The UK retail banking industry has, to a large degree, been shielded from the wave of digital disruption seen in other sectors in recent years, protected by stringent regulations governing the sector. Attempts by the UK regulators to level the playing field have had muted success, such as the Accounting Switching Service, while a new breed of digital challenger banks, attracted by a lower barrier of entry, are yet to show they are truly capable of usurping any of the established lenders.
This is set to change, however, with the UK's incoming Open Banking regulations.
The UK's Open Banking plans, aligned with the European Banking Authority's PSD2 directive, require retail banks to open customer data to third parties via APIs. The aim is to provide users with better services and greater choice by enabling a wider ecosystem of services based on customer information. Although there is some disagreement over the timing, UK banks will have to comply with both regulatory frameworks early next year.
The initiative has a range of potential benefits for bank customers. Essentially it will mean greater control over their data. For example, this could mean the ability to quickly and easily compare services between providers, or the creation of new services by third parties. It is an opportunity for fintech startups to provide services that were previously not possible due to the banks' monopoly over this information.
Clearly banks, for whom data customer data is an absolutely vital asset, are typically not keen to offer this information up for free. Fintech firms have complained that there is a watering-down of PSD2 plans at the behest of the incumbent lenders.
And there is good reason for this perceived opposition to new legislation.
A new report (subscription required) from TechMarketView claims that "banks face a major, indeed existential, strategic disintermediation challenge" as a result of Open Banking and PSD2. The report references research from service provider Accenture, which last year highlighted that lenders could lose up to 43 percent of card payments income due to the incoming regulations.
This is just one of the potential difficulties faced by banks as the doors are opened to third parties.
"The digital revolution means that the historical stranglehold of the banks on financial services provision is both unnecessary and undesirable, and an 'Uber of banking' type transformation is a realistic scenario," said analyst Richard Johnson, who authored the TechMarketView report.
Not all banks will be inclined to embrace open banking, and as TechMarketView points out, UniCredit's CEO has indicated that the Italian firm will be content to provide the 'plumbing' for financial services. Yet it is unlikely that there is appetite for many other lenders to take the route of becoming a 'utility' and would prefer to provide higher value services.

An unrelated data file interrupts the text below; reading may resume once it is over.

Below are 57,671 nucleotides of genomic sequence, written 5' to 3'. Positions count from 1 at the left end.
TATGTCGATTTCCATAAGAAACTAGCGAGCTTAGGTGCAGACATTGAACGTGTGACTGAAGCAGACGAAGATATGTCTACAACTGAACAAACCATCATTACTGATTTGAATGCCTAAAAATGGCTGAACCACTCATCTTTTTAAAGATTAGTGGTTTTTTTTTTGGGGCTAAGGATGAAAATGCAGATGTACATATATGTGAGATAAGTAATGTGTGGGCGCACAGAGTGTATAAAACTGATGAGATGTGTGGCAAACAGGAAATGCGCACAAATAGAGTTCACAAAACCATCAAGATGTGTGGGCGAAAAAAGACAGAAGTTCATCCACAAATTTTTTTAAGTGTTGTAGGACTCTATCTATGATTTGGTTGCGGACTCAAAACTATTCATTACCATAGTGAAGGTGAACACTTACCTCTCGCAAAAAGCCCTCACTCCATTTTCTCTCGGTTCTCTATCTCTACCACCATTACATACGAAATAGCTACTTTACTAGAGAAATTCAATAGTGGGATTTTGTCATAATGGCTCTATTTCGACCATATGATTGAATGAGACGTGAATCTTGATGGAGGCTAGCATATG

However, as Johnson says, this does not necessarily mean doom and gloom for the incumbents, provided they embrace the changing status quo. And there are indications that banks are increasingly open to the possibilities of data-sharing.
According to Temenos' annual TCF report, which surveyed 235 senior banking execs, 69 percent of respondents see open banking as an opportunity rather than a threat. This is compared to 52 percent the previous year. At the same time, 38 percent are happy to support third party providers on their own banking platforms, which while still relatively low is higher than the previous year (29 percent).
According to V.S. Raj, Head of Financial Services at outsourcing firm Syntel, large banking institutions face the same challenge that telcos have been grappling with since they were forced to open up their own networks.
"The big question now is how big banks can pivot from merely being a conduit for customer data to becoming a challenger to the innovative fintech companies looking to chip away at their customer base," said Raj in an emailed statement.
Although there is scepticism from the industry – such as around security implications – it is clear that the big banks are preparing the address the changes that Open Banking and PSD2 will bring. At a recent roundtable event in London, Kevin Hanley, director of design and services at RBS said that the bank wants to position itself as "the bank of APIs".
"You see the disaggregation of banking services, the disintermediation of banking services, banking becoming more unbundled, more modular," he said.
"We are moving from an era of physical banking to a connected bank of digital services. This starts to re-frame banking and our role in it as much more of a composite where we both provide services and link to other services. So we become a platform for our customers to navigate around."
Ultimately it will be those that embrace the changes which benefit most, opening up to the ability to innovate at a greater pace. As the TechMarketView report states, "there is a bright future for those that can shift from the historic 'prison' paradigm ('people can't go anywhere else') to become more of a 'hotel' ('people choose to come here because we give a great service')."
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